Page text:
Anonymous of January 12, 2014 1:53 AM - Hundreds of boards have been ordered! Hopefully this won't present a problem for the April 2014 delivery date. Not sure about O1 and O2, but 10 electrodes seems quite respectable.

At January 13, 2014 3:19 PM, Anonymous Aisling G. Linn said...

Yet the biggest neuro-crap of the century isn't mentioned whatsoever in your blog post, namely the infamous Luci Advanced Lucid Dream Inducer headband project as seen on Kickstarter recently.

Seriously would you use a TDA7293 Hi-Fi amp?

At January 14, 2014 8:26 PM, Anonymous Anonymous said...

The OpenBCI kickstarted may not be run by charlatans but after seeing their pitch - it's obvious they have a pretty poor grasp of neuroscience and have unrealistic expectations about EEG can and can't do - especially with such a simplistic system. Unintentionally spreading poor information isn't great either.

At January 15, 2014 6:54 AM, Anonymous Carol said...

I actually know someone who tried polyphasic sleep during HS. He said that after he got used to it, he had so much free time that he finished all this homework for the rest of the school year - in one week! Even though he felt well-rested, the sleep schedule didn't really allow him to live a normal life ...

At January 16, 2014 2:44 AM, Anonymous Anonymous said...

Carol, didn't Kramer try that too? Didn't work out too well!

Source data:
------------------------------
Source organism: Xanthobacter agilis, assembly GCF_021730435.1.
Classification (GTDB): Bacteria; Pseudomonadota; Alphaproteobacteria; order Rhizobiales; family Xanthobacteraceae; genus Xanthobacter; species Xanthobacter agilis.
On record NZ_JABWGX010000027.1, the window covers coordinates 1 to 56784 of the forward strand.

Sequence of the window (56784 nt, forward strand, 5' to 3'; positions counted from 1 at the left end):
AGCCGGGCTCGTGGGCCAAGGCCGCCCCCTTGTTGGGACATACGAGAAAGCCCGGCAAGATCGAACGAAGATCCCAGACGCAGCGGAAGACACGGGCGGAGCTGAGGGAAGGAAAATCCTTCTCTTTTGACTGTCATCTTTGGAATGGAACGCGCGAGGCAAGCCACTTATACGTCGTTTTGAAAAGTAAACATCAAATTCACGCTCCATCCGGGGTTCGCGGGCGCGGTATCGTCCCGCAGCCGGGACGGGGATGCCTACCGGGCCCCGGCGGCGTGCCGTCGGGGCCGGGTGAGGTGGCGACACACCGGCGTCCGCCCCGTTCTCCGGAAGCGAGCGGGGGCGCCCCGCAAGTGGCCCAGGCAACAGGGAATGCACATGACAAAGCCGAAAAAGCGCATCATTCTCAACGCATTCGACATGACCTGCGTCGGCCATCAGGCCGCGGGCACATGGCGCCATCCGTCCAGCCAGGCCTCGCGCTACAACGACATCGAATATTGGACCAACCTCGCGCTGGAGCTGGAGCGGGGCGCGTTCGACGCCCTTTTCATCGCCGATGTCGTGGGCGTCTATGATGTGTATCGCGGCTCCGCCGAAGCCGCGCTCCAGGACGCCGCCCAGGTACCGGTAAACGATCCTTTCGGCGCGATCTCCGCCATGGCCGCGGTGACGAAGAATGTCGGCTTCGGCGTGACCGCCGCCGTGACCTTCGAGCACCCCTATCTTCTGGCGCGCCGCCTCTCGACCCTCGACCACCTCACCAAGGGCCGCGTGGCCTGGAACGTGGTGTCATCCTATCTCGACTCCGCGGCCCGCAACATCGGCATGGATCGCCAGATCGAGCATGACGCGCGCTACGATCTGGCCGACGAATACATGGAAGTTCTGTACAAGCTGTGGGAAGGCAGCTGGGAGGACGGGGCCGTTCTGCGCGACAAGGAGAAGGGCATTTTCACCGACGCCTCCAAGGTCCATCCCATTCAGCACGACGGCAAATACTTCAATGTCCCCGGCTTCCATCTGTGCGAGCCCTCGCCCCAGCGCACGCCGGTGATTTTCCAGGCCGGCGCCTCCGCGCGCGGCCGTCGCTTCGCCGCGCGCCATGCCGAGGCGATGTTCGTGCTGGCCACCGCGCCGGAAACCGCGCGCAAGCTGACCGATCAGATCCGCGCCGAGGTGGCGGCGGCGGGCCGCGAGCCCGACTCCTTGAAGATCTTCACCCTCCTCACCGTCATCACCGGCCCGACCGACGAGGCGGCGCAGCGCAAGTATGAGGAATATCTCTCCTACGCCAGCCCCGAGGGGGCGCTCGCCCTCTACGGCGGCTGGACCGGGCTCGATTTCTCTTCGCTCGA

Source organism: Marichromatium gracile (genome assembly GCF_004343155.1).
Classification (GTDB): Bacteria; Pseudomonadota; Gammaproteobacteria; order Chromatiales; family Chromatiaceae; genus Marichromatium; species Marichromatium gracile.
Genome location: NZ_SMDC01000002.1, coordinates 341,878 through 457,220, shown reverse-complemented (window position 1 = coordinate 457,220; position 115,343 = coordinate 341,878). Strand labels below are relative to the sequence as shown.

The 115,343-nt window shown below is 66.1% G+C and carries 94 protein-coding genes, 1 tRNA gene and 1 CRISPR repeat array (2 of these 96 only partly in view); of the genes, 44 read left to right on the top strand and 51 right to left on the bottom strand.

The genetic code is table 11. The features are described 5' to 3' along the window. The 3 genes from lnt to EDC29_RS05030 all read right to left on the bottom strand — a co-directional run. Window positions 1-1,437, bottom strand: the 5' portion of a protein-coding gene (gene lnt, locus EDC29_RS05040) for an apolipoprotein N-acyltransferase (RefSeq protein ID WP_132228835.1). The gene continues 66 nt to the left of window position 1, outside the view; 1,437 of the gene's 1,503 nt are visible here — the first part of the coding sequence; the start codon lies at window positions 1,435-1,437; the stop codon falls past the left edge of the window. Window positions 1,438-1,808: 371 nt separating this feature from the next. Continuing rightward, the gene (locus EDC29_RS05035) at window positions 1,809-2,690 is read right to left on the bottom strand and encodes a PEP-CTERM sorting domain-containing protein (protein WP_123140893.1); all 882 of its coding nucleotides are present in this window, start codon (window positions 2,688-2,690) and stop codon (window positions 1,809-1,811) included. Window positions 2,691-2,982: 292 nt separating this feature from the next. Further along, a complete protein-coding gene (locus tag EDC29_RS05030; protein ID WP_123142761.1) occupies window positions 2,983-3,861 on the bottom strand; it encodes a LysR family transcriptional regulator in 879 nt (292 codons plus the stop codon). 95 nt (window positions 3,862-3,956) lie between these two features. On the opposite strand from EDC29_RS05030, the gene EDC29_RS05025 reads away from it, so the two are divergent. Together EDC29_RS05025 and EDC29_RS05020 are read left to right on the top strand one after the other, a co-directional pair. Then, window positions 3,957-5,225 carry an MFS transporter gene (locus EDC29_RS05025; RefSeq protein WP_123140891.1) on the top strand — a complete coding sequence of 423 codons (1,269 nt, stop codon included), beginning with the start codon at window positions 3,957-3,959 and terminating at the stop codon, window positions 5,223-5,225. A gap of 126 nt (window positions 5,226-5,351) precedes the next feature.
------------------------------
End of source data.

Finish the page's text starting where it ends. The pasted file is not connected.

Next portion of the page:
Actually, yes, just confirmed with wiki: "In "The Friar's Club", an episode of Seinfeld, Kramer attempts to use this form of sleep, with unintended consequences."

At January 17, 2014 5:55 AM, Blogger nairboon said...

Another noteworthy open source project is project lucidity:

At January 17, 2014 9:47 AM, Anonymous Anonymous said...

Project Lucidity:

"Wake up as nature intended" by messing with the way nature controls its own processes.

It's like saying "GMO: Eat the way nature intended"

Just saying... :/

At January 17, 2014 6:16 PM, Blogger The Neurocritic said...

Anonymous of January 17, 2014 9:47 AM - You're right, Project Lucidity looks like actigraphic crap (it doesn't record EEG).

Aisling G. Linn - Thanks, clearly I'm not up to date on all the Kickstarter neurocrap. I hadn't heard of Luci™, billed as "the world's first lucid dream inducer that uses brainwaves for reliable REM sleep detection." AND that its Kickstarter funding was canceled - "Funding for this project was canceled by the project creator on November 11."

Is the Luci Lucid Dreaming Headband a Fake?

And these fun posts on Dropkicker:

LUCI – The lucid dream inducer

LUCI – The thrilling conclusion!

At January 10, 2017 2:03 AM, Blogger Unknown said...

Hello, Neurocritic! My name is Kamil Adamczyk and the CEO and Founder of the Neuroon sleep mask. Recently, we've been doing a lot of research using our device (this is one of the independent one: and eventually decided to be much more transparent and open. We would love to get in touch with you to tell you more and have you testing our new product.


At February 10, 2021 9:23 AM, Anonymous Paula said...

Carol, didn't Kramer try that too? Didn't work out too well!

Actually, yes, just confirmed with wiki: "In "The Friar's Club", an episode of Seinfeld, Kramer attempts to use this form of sleep, with unintended consequences."